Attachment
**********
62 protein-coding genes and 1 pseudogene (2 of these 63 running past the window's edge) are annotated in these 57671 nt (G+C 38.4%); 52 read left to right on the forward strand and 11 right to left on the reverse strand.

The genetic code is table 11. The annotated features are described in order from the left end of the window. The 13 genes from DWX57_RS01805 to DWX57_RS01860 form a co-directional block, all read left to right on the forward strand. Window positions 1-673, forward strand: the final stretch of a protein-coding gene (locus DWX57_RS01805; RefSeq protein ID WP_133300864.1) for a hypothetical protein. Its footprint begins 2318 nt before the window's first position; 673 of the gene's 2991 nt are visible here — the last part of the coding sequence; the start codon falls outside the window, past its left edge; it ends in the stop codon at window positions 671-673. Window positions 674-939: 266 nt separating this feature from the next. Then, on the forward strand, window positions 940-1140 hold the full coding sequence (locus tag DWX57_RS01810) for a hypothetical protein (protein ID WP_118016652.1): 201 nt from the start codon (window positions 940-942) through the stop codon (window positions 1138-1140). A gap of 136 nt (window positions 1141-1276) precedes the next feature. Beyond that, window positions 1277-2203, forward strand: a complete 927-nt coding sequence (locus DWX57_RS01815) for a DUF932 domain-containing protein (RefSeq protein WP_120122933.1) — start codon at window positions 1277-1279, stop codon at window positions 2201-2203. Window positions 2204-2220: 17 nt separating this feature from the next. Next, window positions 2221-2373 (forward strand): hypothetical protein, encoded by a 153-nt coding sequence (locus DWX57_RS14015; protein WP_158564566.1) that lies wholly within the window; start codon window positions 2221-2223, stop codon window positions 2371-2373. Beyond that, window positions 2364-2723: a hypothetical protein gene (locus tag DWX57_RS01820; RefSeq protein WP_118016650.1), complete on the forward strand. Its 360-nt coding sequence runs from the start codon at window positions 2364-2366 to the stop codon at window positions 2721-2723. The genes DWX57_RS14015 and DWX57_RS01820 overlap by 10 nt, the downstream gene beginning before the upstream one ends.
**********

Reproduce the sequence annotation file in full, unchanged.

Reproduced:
62 protein-coding genes and 1 pseudogene (2 of these 63 running past the window's edge) are annotated in these 57671 nt (G+C 38.4%); 52 read left to right on the forward strand and 11 right to left on the reverse strand.

The genetic code is table 11. The annotated features are described in order from the left end of the window. The 13 genes from DWX57_RS01805 to DWX57_RS01860 form a co-directional block, all read left to right on the forward strand. Window positions 1-673, forward strand: the final stretch of a protein-coding gene (locus DWX57_RS01805; RefSeq protein ID WP_133300864.1) for a hypothetical protein. Its footprint begins 2318 nt before the window's first position; 673 of the gene's 2991 nt are visible here — the last part of the coding sequence; the start codon falls outside the window, past its left edge; it ends in the stop codon at window positions 671-673. Window positions 674-939: 266 nt separating this feature from the next. Then, on the forward strand, window positions 940-1140 hold the full coding sequence (locus tag DWX57_RS01810) for a hypothetical protein (protein ID WP_118016652.1): 201 nt from the start codon (window positions 940-942) through the stop codon (window positions 1138-1140). A gap of 136 nt (window positions 1141-1276) precedes the next feature. Beyond that, window positions 1277-2203, forward strand: a complete 927-nt coding sequence (locus DWX57_RS01815) for a DUF932 domain-containing protein (RefSeq protein WP_120122933.1) — start codon at window positions 1277-1279, stop codon at window positions 2201-2203. Window positions 2204-2220: 17 nt separating this feature from the next. Next, window positions 2221-2373 (forward strand): hypothetical protein, encoded by a 153-nt coding sequence (locus DWX57_RS14015; protein WP_158564566.1) that lies wholly within the window; start codon window positions 2221-2223, stop codon window positions 2371-2373. Beyond that, window positions 2364-2723: a hypothetical protein gene (locus tag DWX57_RS01820; RefSeq protein WP_118016650.1), complete on the forward strand. Its 360-nt coding sequence runs from the start codon at window positions 2364-2366 to the stop codon at window positions 2721-2723. The genes DWX57_RS14015 and DWX57_RS01820 overlap by 10 nt, the downstream gene beginning before the upstream one ends.